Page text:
Objective: The purpose of this study was to compare postural control and neurophysiologic components of balance after dry needling of the fibularis longus between individuals with chronic ankle instability (CAI) and a healthy control group. Methods: This quasi-experimental university-laboratory study included 50 adult volunteers—25 with CAI (16 female, 9 male; age: 26 ± 9.42 years; height: 173.12 ± 9.85 cm; weight: 79.27 ± 18 kg) and 25 healthy controls (15 female, 10 male; age: 25.8 ± 5.45 years; height: 169.47 ± 9.43 cm; weight: 68.47 ± 13 kg). Participants completed the Star Excursion Balance Test (SEBT), single-leg balance, and assessment of spinal reflex excitability before and after a single treatment of dry needling to the fibularis longus. The anterior, posterolateral, and posteromedial directions of the SEBT were randomized, and reach distances were normalized to a percentage of leg length. A composite SEBT score was calculated by averaging the normalized scores. Postural control was assessed in single-limb stance on a force plate through time-to-boundary measurements in eyes-open and eyes-closed conditions. Fibularis longus and soleus spinal reflexes were obtained by providing electrical stimulation to the common fibular and tibial nerves with participants lying prone. A Group × Time analysis examined changes in performance, and effect sizes were calculated to assess significance. Results: Significant group × time interactions were identified for composite (P = .006) and posteromedial (P = .017) SEBT scores. Significant time effects for all directions of the SEBT, time to boundary with eyes open, and the mediolateral direction with eyes closed indicate improved postural control following treatment (P < .008). Within-group effect sizes for significant time effects ranged from small to large, indicating potential clinical utility. Conclusion: Dry needling demonstrated immediate short-term improvement in measures of static and postural control in individuals with CAI as well as healthy controls.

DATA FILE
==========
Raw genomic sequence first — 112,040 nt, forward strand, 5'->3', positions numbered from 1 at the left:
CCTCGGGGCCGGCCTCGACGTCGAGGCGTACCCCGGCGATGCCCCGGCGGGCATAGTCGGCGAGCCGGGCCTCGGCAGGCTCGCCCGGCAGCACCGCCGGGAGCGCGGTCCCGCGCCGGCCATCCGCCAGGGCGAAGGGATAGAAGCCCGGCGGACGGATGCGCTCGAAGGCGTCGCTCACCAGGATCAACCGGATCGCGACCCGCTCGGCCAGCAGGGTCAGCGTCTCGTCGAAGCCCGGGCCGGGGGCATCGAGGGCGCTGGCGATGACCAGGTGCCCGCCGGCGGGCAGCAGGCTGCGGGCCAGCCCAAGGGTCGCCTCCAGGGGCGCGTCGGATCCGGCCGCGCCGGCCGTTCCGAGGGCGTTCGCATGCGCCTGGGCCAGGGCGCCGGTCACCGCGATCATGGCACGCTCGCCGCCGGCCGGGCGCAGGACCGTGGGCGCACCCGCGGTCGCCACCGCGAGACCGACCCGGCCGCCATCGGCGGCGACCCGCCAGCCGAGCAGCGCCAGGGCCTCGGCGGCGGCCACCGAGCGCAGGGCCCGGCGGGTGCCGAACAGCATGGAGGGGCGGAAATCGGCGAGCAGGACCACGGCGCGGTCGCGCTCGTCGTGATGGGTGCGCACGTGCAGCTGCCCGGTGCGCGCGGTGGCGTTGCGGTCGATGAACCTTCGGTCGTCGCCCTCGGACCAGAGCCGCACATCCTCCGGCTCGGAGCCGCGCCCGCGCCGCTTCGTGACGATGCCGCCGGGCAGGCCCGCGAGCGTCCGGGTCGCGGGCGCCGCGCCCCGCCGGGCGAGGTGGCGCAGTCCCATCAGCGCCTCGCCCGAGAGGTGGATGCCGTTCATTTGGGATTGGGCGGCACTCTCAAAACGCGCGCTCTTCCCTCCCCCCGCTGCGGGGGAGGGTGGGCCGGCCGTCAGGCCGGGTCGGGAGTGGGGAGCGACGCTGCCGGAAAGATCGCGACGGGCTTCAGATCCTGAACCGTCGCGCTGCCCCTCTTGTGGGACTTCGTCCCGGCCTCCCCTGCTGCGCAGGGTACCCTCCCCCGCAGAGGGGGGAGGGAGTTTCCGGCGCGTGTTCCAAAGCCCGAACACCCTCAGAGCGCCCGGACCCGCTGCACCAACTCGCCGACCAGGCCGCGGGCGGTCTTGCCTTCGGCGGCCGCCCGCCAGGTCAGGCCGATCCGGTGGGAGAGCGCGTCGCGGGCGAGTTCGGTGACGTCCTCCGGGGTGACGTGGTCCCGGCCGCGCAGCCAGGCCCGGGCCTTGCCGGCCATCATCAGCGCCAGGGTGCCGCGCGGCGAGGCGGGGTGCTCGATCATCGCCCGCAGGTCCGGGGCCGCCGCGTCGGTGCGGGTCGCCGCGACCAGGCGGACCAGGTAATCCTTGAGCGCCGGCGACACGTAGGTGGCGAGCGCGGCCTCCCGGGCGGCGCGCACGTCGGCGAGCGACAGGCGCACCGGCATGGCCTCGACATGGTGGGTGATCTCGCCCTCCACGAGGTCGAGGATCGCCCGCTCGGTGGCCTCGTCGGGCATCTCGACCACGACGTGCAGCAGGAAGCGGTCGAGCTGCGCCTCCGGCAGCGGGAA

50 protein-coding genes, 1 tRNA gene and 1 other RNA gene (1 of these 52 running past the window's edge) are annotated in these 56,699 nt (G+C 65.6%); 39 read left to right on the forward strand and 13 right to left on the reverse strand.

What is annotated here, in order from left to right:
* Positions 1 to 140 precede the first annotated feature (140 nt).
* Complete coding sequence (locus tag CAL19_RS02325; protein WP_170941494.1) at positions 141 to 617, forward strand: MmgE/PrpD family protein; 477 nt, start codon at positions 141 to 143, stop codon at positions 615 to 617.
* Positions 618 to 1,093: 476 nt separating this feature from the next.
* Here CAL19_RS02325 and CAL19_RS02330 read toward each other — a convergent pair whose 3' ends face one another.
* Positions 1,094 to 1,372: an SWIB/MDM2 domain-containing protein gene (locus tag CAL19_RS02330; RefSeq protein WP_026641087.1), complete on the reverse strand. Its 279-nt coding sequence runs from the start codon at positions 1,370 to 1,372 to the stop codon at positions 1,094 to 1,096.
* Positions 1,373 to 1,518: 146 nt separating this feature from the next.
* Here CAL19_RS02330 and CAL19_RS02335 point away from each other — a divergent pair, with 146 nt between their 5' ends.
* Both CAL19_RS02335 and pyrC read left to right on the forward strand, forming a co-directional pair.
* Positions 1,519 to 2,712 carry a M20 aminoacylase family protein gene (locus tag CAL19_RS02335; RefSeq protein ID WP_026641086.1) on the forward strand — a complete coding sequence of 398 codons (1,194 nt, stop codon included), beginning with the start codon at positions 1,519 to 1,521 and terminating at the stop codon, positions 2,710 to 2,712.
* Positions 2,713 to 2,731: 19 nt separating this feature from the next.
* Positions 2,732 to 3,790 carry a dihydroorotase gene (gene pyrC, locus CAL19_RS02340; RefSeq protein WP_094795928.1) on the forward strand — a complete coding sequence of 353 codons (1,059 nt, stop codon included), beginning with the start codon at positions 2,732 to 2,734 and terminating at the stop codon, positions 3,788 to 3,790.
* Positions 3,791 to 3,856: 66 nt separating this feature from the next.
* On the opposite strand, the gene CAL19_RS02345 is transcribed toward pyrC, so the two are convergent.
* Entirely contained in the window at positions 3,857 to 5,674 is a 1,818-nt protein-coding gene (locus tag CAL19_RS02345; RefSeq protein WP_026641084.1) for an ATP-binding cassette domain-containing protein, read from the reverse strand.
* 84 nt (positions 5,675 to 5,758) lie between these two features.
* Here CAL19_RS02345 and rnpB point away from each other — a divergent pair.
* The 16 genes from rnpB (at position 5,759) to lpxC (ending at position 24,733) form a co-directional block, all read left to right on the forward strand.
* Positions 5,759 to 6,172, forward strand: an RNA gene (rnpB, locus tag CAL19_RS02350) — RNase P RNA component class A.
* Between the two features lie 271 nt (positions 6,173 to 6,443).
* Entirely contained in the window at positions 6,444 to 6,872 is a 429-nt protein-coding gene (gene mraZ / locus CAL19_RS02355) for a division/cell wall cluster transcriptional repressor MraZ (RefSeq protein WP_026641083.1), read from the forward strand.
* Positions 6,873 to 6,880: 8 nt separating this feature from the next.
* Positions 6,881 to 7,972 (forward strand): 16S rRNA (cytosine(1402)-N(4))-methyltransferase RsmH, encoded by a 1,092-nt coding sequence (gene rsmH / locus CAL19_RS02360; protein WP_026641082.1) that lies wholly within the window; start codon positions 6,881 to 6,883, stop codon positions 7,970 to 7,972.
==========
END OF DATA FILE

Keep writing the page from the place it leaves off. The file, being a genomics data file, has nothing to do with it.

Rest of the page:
|Number of pages||10|
|Journal||Journal of Manipulative and Physiological Therapeutics|
|State||Published - Jan 2021|
Bibliographical noteFunding Information:
The University of Kentucky Department of Rehabilitation Science provided funding for this study. No conflicts of interest were reported for this study.
Copyright 2021 Elsevier B.V., All rights reserved.
- Dry Needling
- Joint Instability
- Postural Balance
ASJC Scopus subject areas